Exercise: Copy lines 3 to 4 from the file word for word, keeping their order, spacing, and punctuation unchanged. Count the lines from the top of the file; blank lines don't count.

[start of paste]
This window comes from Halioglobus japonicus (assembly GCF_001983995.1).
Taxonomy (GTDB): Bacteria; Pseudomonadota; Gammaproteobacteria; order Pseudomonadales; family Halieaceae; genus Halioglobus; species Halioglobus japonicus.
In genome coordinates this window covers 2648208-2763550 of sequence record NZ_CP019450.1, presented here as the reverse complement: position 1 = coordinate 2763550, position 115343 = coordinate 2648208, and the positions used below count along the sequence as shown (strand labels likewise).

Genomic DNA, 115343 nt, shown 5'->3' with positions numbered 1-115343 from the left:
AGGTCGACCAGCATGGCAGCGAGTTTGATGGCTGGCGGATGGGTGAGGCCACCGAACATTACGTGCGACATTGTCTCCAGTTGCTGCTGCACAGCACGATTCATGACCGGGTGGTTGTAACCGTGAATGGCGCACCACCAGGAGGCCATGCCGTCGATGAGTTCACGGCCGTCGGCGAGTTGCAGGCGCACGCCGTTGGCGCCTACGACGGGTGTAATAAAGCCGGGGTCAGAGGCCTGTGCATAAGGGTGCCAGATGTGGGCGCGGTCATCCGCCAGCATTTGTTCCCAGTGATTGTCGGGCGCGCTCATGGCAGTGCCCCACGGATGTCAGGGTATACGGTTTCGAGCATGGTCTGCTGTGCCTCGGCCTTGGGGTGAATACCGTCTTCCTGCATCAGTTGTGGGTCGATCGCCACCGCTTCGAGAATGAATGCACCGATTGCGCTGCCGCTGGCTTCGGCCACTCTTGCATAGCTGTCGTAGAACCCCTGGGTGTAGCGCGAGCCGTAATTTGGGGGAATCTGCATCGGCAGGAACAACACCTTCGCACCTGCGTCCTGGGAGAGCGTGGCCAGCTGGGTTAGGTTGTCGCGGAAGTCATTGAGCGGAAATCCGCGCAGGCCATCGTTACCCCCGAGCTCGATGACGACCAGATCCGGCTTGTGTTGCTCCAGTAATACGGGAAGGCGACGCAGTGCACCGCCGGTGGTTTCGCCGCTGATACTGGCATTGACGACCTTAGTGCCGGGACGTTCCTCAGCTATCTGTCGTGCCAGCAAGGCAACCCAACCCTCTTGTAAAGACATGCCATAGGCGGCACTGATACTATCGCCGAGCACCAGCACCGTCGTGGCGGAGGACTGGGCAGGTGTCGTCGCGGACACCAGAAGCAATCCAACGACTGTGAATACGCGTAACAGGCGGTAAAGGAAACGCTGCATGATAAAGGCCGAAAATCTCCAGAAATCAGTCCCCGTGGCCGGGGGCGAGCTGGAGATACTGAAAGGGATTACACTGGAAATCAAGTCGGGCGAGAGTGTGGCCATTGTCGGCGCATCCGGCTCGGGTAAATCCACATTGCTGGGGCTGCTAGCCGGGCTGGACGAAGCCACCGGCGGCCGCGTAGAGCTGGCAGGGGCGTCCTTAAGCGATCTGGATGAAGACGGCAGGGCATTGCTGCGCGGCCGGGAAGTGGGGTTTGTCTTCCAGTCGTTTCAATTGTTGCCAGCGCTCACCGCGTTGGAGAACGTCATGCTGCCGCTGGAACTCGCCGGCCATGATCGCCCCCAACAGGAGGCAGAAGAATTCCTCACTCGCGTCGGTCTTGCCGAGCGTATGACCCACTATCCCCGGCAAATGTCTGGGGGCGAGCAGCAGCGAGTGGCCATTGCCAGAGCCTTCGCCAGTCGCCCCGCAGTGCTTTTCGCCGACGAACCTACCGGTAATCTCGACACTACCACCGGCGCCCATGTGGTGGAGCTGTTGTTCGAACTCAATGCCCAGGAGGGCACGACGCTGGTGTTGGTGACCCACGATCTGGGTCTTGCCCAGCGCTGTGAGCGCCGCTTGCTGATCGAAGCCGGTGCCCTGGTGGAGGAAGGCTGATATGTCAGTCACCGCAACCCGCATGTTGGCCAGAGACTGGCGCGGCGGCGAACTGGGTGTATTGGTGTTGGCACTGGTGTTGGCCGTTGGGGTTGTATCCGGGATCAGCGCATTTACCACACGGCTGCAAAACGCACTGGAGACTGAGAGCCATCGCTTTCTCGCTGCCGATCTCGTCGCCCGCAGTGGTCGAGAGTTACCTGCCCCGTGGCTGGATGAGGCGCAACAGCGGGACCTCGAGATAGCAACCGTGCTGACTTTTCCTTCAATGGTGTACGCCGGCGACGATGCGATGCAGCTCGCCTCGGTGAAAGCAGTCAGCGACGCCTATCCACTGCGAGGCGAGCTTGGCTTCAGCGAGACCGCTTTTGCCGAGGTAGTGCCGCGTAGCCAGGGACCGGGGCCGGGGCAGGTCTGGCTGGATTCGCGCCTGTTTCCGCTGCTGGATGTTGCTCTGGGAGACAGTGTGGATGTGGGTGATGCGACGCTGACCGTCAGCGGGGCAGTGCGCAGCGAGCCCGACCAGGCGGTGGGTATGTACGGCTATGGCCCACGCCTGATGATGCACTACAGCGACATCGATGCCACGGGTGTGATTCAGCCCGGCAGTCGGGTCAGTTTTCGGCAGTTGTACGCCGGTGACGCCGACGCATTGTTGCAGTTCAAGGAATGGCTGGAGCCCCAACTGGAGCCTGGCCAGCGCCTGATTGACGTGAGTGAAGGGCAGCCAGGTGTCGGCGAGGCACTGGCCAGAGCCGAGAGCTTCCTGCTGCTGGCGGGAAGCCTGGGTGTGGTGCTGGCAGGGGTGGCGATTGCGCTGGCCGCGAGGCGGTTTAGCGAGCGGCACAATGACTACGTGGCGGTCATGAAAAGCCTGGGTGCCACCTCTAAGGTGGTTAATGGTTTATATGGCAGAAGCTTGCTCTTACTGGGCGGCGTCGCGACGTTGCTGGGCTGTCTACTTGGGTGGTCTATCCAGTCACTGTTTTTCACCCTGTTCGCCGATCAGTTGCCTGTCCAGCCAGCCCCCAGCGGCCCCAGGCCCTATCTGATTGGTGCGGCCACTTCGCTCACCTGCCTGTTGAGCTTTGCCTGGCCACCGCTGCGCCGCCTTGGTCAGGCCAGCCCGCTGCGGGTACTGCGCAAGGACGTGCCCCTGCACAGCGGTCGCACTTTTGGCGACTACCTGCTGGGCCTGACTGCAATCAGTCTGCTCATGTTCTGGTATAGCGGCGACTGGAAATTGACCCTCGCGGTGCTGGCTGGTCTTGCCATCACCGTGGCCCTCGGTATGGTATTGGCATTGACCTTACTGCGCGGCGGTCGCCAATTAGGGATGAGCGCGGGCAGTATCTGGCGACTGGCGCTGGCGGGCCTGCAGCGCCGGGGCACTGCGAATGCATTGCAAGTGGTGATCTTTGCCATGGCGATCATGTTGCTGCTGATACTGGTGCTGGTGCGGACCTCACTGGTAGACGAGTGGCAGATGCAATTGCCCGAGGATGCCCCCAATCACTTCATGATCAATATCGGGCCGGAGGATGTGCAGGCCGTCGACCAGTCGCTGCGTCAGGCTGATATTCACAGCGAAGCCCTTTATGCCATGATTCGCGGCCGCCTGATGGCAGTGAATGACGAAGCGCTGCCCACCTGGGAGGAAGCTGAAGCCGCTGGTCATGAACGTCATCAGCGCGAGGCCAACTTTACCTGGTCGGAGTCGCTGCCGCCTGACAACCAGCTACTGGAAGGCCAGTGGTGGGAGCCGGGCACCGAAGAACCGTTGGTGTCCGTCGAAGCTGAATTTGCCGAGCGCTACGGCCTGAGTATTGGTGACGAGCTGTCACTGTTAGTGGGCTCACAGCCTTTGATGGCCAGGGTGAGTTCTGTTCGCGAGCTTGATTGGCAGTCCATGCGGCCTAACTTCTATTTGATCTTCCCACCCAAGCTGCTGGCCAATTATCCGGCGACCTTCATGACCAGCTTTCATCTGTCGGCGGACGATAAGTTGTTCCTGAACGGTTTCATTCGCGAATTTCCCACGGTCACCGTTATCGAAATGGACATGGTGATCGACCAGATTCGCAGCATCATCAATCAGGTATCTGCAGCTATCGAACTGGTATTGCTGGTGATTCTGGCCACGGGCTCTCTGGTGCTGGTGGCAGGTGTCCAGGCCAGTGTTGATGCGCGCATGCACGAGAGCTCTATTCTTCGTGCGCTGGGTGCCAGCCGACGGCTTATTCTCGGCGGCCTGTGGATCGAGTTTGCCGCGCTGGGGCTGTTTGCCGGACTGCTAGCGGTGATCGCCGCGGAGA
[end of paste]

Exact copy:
In genome coordinates this window covers 2648208-2763550 of sequence record NZ_CP019450.1, presented here as the reverse complement: position 1 = coordinate 2763550, position 115343 = coordinate 2648208, and the positions used below count along the sequence as shown (strand labels likewise).

Genomic DNA, 115343 nt, shown 5'->3' with positions numbered 1-115343 from the left: